It’s always tempting, as a journalist, to focus on the negative. As the old saying goes, “if it bleeds, it leads”. And there’s no shortage of bloodletting in The Grocer’s Top Products Survey this year, including a disastrous decline in milk sales the ignominy of Premier’s £37m recorded losses among its leading brands and volume declines in over 50% of the 85 categories.

But doom and gloom is well covered, as a story, in the media. And I want to focus my last leader of 2011 on innovators. In a bizarre twist of timing, the three leading pieces of innovation in 2011 all launched in March: Walkers Crinkles Stella Cidre and Innocent fruit juice cartons. Arguably, there the similarity ends. But each tells us something about the society we now live in.

Once upon a time, it was only Christmas tins of Quality Street that were for sharing. Today, sharing is a year-round occasion, and Crinkles ticks that box - as consumers stay in, they’re a treat to be shared in front of Strictly, X-Factor and Corrie on the Big Night In. It also fills a gap in the Walkers portfolio that McCoy’s had previously delivered. And it’s been rewarded with £30m in sales in its first six months. (Tyrrells is enjoying similar success, albeit on a smaller scale, on the back of the same dual formula.)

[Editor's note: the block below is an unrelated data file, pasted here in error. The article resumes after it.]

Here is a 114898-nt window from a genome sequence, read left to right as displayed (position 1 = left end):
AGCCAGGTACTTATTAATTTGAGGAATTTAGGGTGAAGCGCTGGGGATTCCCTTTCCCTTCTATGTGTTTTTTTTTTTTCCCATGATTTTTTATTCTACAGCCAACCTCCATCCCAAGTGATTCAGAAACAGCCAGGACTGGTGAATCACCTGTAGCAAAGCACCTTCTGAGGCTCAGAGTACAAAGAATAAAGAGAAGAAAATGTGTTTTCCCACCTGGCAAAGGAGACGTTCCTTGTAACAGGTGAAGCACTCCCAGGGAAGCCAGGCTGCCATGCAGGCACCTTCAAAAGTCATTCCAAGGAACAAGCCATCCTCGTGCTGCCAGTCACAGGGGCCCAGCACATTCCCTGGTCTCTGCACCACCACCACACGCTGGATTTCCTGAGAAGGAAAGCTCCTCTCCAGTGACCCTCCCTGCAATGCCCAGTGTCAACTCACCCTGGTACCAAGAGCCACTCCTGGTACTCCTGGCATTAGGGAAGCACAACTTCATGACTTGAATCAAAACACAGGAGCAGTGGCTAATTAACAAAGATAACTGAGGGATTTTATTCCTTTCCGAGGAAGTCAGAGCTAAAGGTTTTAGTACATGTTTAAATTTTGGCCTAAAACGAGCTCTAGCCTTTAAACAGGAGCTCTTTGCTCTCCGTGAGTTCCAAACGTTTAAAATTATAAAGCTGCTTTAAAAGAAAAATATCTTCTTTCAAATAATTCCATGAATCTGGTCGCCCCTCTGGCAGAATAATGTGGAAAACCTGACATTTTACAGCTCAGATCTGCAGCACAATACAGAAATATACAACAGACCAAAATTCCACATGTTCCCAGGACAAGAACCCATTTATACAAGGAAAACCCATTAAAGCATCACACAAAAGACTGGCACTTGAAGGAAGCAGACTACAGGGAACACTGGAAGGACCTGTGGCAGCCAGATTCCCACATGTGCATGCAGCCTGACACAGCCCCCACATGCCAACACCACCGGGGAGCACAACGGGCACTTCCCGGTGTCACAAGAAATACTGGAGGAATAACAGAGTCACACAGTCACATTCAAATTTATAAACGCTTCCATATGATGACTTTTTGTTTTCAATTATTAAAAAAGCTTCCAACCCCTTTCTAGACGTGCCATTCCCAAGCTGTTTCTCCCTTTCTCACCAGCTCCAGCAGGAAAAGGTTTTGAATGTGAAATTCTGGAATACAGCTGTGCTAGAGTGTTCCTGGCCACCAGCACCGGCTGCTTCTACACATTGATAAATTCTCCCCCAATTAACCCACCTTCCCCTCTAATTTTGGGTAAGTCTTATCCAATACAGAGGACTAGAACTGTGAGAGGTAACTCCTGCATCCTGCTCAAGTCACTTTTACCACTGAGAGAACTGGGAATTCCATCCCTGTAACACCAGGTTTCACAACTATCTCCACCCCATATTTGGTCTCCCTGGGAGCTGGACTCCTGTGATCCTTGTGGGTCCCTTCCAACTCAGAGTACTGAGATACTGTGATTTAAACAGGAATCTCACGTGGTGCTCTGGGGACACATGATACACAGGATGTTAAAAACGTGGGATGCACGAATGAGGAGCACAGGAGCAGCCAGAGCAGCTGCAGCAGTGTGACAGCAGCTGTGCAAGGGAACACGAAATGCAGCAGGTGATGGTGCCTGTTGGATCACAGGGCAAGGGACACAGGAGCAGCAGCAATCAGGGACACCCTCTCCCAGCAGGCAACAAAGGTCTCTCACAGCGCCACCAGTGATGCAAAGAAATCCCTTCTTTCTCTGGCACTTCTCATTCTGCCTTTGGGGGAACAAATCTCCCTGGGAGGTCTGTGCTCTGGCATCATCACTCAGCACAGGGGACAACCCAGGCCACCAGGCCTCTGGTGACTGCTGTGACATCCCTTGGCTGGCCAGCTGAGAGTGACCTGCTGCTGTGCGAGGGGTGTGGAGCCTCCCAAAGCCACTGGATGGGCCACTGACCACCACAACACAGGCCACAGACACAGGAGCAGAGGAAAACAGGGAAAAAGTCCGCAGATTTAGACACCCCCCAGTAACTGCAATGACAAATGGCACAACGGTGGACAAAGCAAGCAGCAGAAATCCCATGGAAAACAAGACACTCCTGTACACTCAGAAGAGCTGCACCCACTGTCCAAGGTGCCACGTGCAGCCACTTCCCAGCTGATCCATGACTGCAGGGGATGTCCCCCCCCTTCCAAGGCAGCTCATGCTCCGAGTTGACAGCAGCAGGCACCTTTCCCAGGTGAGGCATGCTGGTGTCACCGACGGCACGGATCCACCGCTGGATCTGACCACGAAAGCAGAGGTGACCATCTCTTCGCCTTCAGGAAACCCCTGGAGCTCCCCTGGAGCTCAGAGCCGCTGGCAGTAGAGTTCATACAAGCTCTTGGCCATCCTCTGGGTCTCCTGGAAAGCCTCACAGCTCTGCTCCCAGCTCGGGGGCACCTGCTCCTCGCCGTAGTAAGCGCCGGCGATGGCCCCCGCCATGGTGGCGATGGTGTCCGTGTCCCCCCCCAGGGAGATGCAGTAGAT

Stella Cidre marks an equally dramatic shift in consumer behaviour: as tastes grow sweeter, cider sales have soared. And for brewers of bitter and lager, the long-term implications are serious as, once again, volume sales declined. However, AB InBev’s brave decision to use Stella Artois, its leading brand, to support its entry into the cider category, has already turned into a stroke of genius. Sales would have been even higher than the £27m it recorded had it been able to meet demand.

My final salute is to Innocent. At the onset of the recession in 2008, it was written off, and very nearly came to grief as consumers rejected smoothies and juices as a discretionary spend. Credit, then, to its entrepreneurial founders, who followed their hunch that healthy, delicious food remained a long-term trend, and swallowed their pride to do so. The best-performing sports and energy drink, Monster, grew sales by £18.7m. Innocent’s new cartons beat it hands down, with £22m.